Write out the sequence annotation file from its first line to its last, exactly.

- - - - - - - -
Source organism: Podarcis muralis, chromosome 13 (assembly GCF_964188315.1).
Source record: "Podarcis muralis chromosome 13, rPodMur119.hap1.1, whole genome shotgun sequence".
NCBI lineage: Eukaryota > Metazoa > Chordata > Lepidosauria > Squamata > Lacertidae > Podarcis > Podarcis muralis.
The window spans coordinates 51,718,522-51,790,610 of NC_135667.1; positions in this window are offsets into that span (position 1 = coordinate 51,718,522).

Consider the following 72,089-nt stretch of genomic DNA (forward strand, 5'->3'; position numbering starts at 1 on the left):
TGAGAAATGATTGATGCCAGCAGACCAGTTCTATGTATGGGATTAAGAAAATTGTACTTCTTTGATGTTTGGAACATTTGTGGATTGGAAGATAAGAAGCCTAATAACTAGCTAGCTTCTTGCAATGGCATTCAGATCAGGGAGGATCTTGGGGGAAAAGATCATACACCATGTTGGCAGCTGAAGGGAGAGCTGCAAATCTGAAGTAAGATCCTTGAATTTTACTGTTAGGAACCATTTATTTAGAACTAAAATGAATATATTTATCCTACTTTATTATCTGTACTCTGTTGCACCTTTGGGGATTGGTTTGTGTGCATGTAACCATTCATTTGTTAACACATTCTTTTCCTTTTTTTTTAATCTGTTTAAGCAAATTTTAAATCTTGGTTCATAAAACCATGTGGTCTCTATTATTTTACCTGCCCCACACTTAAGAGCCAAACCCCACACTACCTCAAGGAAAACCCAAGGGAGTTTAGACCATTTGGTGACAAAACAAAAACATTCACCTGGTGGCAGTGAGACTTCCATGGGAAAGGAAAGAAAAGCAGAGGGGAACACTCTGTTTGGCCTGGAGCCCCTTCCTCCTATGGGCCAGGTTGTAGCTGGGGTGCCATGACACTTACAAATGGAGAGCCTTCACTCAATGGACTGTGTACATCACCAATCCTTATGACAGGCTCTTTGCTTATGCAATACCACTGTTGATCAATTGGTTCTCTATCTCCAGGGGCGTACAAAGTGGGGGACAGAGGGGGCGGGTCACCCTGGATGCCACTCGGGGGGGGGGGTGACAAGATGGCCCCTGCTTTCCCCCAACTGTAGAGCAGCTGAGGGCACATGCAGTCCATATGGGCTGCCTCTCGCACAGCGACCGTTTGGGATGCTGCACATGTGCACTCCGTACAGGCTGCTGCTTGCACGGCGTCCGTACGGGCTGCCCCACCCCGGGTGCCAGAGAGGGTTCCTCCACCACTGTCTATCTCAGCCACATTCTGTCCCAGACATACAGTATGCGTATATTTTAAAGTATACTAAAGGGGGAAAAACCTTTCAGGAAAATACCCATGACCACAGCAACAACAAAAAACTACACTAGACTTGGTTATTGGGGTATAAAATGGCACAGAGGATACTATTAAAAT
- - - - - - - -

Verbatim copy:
Source organism: Podarcis muralis, chromosome 13 (assembly GCF_964188315.1).
Source record: "Podarcis muralis chromosome 13, rPodMur119.hap1.1, whole genome shotgun sequence".
NCBI lineage: Eukaryota > Metazoa > Chordata > Lepidosauria > Squamata > Lacertidae > Podarcis > Podarcis muralis.
The window spans coordinates 51,718,522-51,790,610 of NC_135667.1; positions in this window are offsets into that span (position 1 = coordinate 51,718,522).

Consider the following 72,089-nt stretch of genomic DNA (forward strand, 5'->3'; position numbering starts at 1 on the left):
TGAGAAATGATTGATGCCAGCAGACCAGTTCTATGTATGGGATTAAGAAAATTGTACTTCTTTGATGTTTGGAACATTTGTGGATTGGAAGATAAGAAGCCTAATAACTAGCTAGCTTCTTGCAATGGCATTCAGATCAGGGAGGATCTTGGGGGAAAAGATCATACACCATGTTGGCAGCTGAAGGGAGAGCTGCAAATCTGAAGTAAGATCCTTGAATTTTACTGTTAGGAACCATTTATTTAGAACTAAAATGAATATATTTATCCTACTTTATTATCTGTACTCTGTTGCACCTTTGGGGATTGGTTTGTGTGCATGTAACCATTCATTTGTTAACACATTCTTTTCCTTTTTTTTTAATCTGTTTAAGCAAATTTTAAATCTTGGTTCATAAAACCATGTGGTCTCTATTATTTTACCTGCCCCACACTTAAGAGCCAAACCCCACACTACCTCAAGGAAAACCCAAGGGAGTTTAGACCATTTGGTGACAAAACAAAAACATTCACCTGGTGGCAGTGAGACTTCCATGGGAAAGGAAAGAAAAGCAGAGGGGAACACTCTGTTTGGCCTGGAGCCCCTTCCTCCTATGGGCCAGGTTGTAGCTGGGGTGCCATGACACTTACAAATGGAGAGCCTTCACTCAATGGACTGTGTACATCACCAATCCTTATGACAGGCTCTTTGCTTATGCAATACCACTGTTGATCAATTGGTTCTCTATCTCCAGGGGCGTACAAAGTGGGGGACAGAGGGGGCGGGTCACCCTGGATGCCACTCGGGGGGGGGGGTGACAAGATGGCCCCTGCTTTCCCCCAACTGTAGAGCAGCTGAGGGCACATGCAGTCCATATGGGCTGCCTCTCGCACAGCGACCGTTTGGGATGCTGCACATGTGCACTCCGTACAGGCTGCTGCTTGCACGGCGTCCGTACGGGCTGCCCCACCCCGGGTGCCAGAGAGGGTTCCTCCACCACTGTCTATCTCAGCCACATTCTGTCCCAGACATACAGTATGCGTATATTTTAAAGTATACTAAAGGGGGAAAAACCTTTCAGGAAAATACCCATGACCACAGCAACAACAAAAAACTACACTAGACTTGGTTATTGGGGTATAAAATGGCACAGAGGATACTATTAAAAT